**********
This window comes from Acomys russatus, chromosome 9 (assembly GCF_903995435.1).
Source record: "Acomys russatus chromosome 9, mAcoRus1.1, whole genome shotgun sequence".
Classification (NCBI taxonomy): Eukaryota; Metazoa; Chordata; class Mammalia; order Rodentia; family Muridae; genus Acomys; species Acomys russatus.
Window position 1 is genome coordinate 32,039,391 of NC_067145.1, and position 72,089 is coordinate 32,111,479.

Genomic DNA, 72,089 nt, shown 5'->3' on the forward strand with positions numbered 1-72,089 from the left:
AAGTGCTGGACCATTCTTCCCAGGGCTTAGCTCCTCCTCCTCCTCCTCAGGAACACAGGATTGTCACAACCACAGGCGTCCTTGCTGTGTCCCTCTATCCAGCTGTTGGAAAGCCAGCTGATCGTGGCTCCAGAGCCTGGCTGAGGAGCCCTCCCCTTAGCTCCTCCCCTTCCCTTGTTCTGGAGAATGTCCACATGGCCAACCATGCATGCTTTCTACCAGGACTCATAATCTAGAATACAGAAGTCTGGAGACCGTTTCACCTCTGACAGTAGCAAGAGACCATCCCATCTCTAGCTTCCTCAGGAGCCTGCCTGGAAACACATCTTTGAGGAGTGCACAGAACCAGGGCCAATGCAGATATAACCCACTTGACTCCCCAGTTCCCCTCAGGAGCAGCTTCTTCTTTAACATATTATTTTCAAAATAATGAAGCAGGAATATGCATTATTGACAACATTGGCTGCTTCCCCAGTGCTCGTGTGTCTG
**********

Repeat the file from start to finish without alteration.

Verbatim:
This window comes from Acomys russatus, chromosome 9 (assembly GCF_903995435.1).
Source record: "Acomys russatus chromosome 9, mAcoRus1.1, whole genome shotgun sequence".
Classification (NCBI taxonomy): Eukaryota; Metazoa; Chordata; class Mammalia; order Rodentia; family Muridae; genus Acomys; species Acomys russatus.
Window position 1 is genome coordinate 32,039,391 of NC_067145.1, and position 72,089 is coordinate 32,111,479.

Genomic DNA, 72,089 nt, shown 5'->3' on the forward strand with positions numbered 1-72,089 from the left:
AAGTGCTGGACCATTCTTCCCAGGGCTTAGCTCCTCCTCCTCCTCCTCAGGAACACAGGATTGTCACAACCACAGGCGTCCTTGCTGTGTCCCTCTATCCAGCTGTTGGAAAGCCAGCTGATCGTGGCTCCAGAGCCTGGCTGAGGAGCCCTCCCCTTAGCTCCTCCCCTTCCCTTGTTCTGGAGAATGTCCACATGGCCAACCATGCATGCTTTCTACCAGGACTCATAATCTAGAATACAGAAGTCTGGAGACCGTTTCACCTCTGACAGTAGCAAGAGACCATCCCATCTCTAGCTTCCTCAGGAGCCTGCCTGGAAACACATCTTTGAGGAGTGCACAGAACCAGGGCCAATGCAGATATAACCCACTTGACTCCCCAGTTCCCCTCAGGAGCAGCTTCTTCTTTAACATATTATTTTCAAAATAATGAAGCAGGAATATGCATTATTGACAACATTGGCTGCTTCCCCAGTGCTCGTGTGTCTG